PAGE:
but I do not know how…
What Do You Think About Machines That Think? is the 2015 Edge question for the brightest minds. (Maybe) in reply to Stephen Hawkins' warning: "The development of full AI could spell the end of the human race".
The first contributors and responses can be found here. I walked trough the list and about a third of the contributions…
My view is shaped by 25 years of practical project experience with AI tools - particularly machine learning. Here it is, in a concise form:
I think the real questions behind are
"…..About Machines That Think Like Us?". Us mathematics professors, truck drivers, traders…
"Is building a thinking machine possible?" and if yes "how far from thinking are machines we can build in the near future?".
"Should thinking machines be built at all?"
Machines can think
I have no doubt that thinking machines are possible. But their thinking may differ - dependent on the different underlying matter. We know from ourselves that the right configuration of chemicals can perform thinking. Although our thinking has the Goedel weakness…we think that we think.
A short history of being unlucky - the future that never happened:
The idea has a long tradition: computerized systems are people and there is a strong relation between algorithms and life.
First…if systems replicate all or knowledge, expertise, they're intelligent. This top down expert system thinking "died".
Then...Artificial Life, in contrast, named a discipline that examines systems related to life, its processes and solutions. Genetic programming would emerge intelligent artificial creatures? They did not.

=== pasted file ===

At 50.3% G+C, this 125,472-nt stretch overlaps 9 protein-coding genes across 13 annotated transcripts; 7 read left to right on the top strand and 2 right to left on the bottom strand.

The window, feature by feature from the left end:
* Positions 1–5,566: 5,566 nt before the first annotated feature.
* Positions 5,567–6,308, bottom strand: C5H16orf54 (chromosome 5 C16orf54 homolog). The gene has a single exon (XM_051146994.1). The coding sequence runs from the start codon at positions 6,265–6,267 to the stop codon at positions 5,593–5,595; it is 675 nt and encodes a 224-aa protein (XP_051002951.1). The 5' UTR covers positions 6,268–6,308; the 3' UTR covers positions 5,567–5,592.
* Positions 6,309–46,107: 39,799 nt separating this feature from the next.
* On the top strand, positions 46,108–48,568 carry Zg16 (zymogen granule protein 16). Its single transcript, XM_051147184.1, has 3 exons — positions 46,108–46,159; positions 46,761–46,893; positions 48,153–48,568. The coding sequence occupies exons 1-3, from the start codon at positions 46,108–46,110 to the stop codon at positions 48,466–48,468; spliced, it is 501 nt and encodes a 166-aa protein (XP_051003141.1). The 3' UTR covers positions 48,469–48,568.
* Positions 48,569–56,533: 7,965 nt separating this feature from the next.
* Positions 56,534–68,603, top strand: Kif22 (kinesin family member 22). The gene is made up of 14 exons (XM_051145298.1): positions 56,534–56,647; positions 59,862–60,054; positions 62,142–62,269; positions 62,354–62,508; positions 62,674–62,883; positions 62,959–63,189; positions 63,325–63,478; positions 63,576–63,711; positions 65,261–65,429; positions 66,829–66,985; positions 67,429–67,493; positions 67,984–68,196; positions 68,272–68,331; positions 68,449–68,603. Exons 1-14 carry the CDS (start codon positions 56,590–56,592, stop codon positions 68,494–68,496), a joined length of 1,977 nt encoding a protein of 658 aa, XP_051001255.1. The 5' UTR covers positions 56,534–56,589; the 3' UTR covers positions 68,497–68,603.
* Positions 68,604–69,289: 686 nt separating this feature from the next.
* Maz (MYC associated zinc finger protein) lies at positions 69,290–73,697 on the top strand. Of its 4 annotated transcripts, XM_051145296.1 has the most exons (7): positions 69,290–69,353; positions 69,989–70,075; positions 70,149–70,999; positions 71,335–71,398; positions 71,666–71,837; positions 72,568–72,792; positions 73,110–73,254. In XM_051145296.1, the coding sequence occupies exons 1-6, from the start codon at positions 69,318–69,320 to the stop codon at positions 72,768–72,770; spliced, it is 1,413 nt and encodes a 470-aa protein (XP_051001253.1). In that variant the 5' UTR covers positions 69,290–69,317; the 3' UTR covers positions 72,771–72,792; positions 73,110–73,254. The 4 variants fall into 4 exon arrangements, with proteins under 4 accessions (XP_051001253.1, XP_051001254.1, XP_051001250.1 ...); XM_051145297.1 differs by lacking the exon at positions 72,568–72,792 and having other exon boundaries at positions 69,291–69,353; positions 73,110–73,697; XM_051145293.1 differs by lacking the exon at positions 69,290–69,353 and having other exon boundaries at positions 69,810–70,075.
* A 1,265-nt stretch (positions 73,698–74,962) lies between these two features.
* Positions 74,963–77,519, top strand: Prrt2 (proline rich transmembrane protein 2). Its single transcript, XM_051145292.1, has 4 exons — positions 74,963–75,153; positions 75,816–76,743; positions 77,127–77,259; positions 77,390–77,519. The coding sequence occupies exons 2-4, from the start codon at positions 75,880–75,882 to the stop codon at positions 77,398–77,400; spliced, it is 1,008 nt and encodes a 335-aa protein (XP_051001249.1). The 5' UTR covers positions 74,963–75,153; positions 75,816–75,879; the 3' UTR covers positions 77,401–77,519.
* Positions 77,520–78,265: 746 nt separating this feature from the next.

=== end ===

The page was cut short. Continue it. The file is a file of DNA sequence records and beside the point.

Now…because we have neurons intelligent machines need to have them too. Our brain has an enormous capacity - to make AIs we only need to combine massive inherent parallelism, massive data management and deep neural nets?
All this phases have brought us a fantastic technology stack - multi paradigm programming languages, generic optimization techniques, symbolic computation, computer vision…
But, IMO, our objects of desire, universal machines that think like us, are far away.
The smart connected machine?
I'm a good car driver. But I can imagine machines that drive much better. Provided, they see, and consequently, anticipate much better and react rational when the moose breaks out of the wood unexpectedly … constantly interact with other cars to optimize traffic …
Thinking and decision making is not the same, but wouldn't we think a car that drives much better than ourselves are intelligent?
How much autonomous intelligence may a car have to collaborate with others perfectly? Not much.
The super-intelligent loner?
By education, I'm infected by logic, the object level of mathematics. It needs 10 axioms and fundamental rules to create rich sentences of logic symbols. This is the layer of maths that works. If you want to know, whether the results make any sense, you need models (and semantic functions).
We know that computers are great in testing that mathematical theorems work. But because the intellectual process of creating new mathematical knowledge is also characterized by systematic steps, computers can also do pure mathematics.
Wouldn't the autonomous maths computer be seen as prototype for super-intelligence? IMO, yes.
Does it need (much) interaction? IMO, no.
If it does maths that helps doing better maths it cannot even be falsified …
The ultrafast and feverish trader
Stock quotes are always to the cent, but real prices can go to fractions. No sane person would make decisions based on the sum of a few thousands of a cent each millisecond. Computers do not get bored. They do it in high frequency (algorithmic) trading…what if they could think?
Would a thinking trading machine squeeze any fraction of a cent out of any market? If, would we accept them as intelligent? IMO, no.
I don't make any forecasts, but I think the maths professor machine will be an early result, being accepted as thinking machine.
Summarizing, I'm in the camp of people who believe that machines that think can complement us doing things better for a better society. But it depends on what they are supposed to be thinking about.
What I fear: that we try to teach people to behave like machines - if we think like machines, it will be easier for machines to think like us.